Today was the day I had been waiting for. We had purchased a tour of the Vatican Museums and St. Peter’s Basilica online before coming to Rome. The Skip the Line tour is the only way to go. We took the Metro to the area near the Vatican to meet our tour. The Metro turned out to be very much like the Tube in London. We call them subways in our country.
We met our tour guide Frederica and began the tour promptly at 9 am. (The hundreds of folks standing in line did not look too happy with us.) After going through the metal detector, we started the tour which was unbelievable. Our tour took us on the Long March through the Candelabra Room, the Tapestries and the Maps rooms into the area where you find works by Raphael, many of which were housed in the old papal apartments. There is a room dedicated to Constantine with works that celebrate the passing of Rome from the pagans to the Christians. The Raphael Rooms include a large painting of King Jan Sobieski liberating Vienna, the Immaculate Conception Room, and then you are headed toward the Sistine Chapel. I have no pictures of it, because you are not allowed to take them. In order to enter, you must have your shoulders and knees covered, and the security takes it very seriously.
Michelangelo has captured the the story of man on that ceiling. It is really unbelievable. From the creation of man to the Last Judgement, Michaelangelo painted the frescos alone in the room.
Of course, my favorite part was when the tour guide reminded us that this room is where the cardinals elect at new pope. We saw the door that the pope goes through to the balcony after choosing one of the three vestments hanging in the “Crying Room” (Small, Medium or Large) to put on before being revealed to the people. She showed us where the white smoke is emitted.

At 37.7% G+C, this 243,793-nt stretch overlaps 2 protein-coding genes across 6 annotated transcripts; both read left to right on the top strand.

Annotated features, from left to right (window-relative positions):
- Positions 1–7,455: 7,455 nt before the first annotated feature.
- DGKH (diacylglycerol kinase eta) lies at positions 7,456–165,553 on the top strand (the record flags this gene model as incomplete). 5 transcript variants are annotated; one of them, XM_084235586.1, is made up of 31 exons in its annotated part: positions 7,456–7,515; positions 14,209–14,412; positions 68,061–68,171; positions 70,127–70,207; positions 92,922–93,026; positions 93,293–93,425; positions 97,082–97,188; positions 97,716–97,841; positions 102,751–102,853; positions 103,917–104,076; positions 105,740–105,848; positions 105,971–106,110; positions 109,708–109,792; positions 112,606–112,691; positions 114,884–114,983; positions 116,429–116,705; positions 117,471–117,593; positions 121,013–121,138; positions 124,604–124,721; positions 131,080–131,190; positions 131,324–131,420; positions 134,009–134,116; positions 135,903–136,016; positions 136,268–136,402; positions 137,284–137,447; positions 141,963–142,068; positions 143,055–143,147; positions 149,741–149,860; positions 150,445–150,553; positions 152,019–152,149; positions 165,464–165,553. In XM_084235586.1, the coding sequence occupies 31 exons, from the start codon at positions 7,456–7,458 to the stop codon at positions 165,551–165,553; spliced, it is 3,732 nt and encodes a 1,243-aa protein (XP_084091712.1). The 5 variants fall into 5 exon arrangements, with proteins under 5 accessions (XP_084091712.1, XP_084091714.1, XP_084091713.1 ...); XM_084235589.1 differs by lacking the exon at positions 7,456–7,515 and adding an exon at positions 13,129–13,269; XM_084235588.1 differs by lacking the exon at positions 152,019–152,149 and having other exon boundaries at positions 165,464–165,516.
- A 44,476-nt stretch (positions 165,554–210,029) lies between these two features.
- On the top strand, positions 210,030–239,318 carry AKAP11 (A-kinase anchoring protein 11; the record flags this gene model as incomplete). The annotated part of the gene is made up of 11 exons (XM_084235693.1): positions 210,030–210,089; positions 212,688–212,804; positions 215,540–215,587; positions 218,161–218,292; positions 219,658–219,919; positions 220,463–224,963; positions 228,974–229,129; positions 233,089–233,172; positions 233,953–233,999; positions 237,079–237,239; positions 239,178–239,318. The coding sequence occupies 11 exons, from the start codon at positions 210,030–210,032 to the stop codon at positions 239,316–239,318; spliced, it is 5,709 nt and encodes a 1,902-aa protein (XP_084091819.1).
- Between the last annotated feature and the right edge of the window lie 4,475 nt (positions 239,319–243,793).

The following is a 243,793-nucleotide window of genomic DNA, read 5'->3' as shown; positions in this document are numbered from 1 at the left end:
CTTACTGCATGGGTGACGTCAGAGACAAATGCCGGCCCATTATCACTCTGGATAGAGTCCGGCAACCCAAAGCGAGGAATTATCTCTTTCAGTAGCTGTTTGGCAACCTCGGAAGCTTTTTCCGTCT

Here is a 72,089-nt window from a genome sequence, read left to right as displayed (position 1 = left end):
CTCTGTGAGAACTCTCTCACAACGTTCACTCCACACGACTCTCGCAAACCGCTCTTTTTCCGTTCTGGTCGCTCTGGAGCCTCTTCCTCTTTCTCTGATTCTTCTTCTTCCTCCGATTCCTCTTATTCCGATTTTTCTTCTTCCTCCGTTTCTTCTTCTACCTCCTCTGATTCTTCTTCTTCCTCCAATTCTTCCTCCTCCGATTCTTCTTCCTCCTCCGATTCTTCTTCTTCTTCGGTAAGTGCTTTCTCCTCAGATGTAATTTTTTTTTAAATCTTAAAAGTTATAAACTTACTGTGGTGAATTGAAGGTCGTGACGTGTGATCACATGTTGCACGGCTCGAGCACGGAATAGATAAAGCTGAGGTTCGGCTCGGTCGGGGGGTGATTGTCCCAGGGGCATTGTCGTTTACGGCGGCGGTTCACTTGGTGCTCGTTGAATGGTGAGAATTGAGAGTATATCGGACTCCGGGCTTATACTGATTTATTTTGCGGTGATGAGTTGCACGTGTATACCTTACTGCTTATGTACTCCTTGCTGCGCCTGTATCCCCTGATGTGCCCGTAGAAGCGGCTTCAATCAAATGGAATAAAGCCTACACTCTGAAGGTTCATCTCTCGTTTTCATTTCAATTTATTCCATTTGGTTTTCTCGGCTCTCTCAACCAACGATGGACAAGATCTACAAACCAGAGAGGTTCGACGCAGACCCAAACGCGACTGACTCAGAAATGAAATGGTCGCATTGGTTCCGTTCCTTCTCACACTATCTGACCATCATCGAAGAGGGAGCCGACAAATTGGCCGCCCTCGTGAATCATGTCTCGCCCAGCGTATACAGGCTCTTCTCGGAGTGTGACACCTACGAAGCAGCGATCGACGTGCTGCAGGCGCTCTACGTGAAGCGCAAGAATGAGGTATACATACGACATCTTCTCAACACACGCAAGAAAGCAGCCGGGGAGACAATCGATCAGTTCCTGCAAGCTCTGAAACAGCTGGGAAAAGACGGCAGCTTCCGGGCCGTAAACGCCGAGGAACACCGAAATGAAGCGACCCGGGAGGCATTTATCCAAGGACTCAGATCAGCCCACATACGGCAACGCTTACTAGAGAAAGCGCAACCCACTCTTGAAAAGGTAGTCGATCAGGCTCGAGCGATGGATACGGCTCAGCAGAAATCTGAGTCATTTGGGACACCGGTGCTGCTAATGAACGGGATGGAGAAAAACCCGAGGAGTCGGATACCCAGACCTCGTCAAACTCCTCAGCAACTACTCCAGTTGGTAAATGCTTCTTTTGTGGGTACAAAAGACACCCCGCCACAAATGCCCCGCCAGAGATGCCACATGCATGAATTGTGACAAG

From there, we made our way to St. Peter’s Basilica, the cornerstone of the Roman Catholic Church. We could hear a choir singing in the basilica as we were walking through. There we saw the Pieta, Michelangelo’s first major work. We walked past the tomb of Blessed John Paul II, and my heart nearly stopped from the sheer knowledge of where we were. The Main Altar was magnificently adorned and underneath it are the bones of our first pope, St. Peter. Frederica reminded us of the story where Jesus told Peter “upon this rock I build my church. The early Christians built their church on top of the bones of St. Peter (the Rock). That simple sentence really blew me away.
After our tour ended, we took in lunch at a restaurant recommended to us by our favorite desk clerk, Alessio. I had my first carbonara there, which was delicious. We had truly planned to go back to St. John Lateran to find the Holy Stairs, but were not able to as Roma had other plans. It rained heavily for the rest of the day. We waited for our Hop on Hop off bus because we still had today to use it. The only place we could sit was up top. After a miserably rainy ride across the city, we were in no mood to walk from the Colosseum stop back to St. John’s so we stayed on until we got back to the Spanish Steps, which is close to our hotel. I have climbed those 139 steps every day since we got here. Richard counted over 16,000 steps yesterday and today has 12,000 or so today. Since I am that much shorter than him, you can add probably 25% more to that for my steps.
Tomorrow we say Arrividerci to Rome and head to Firenze on the train. I did not see the Holy Stairs this time, thanks to the rain both days. I figure that means I’m coming back again...
La Pieta by Michelangelo
The tomb of our Holy Father, Blessed John Paul II
The Main Altar of St. Peter's- Underneath this altar lie the bones of St. Peter the Apostle.
End of the Tour with Frederica
Leave is to us Catholics to build the largest church in the world in the smallest country in the world.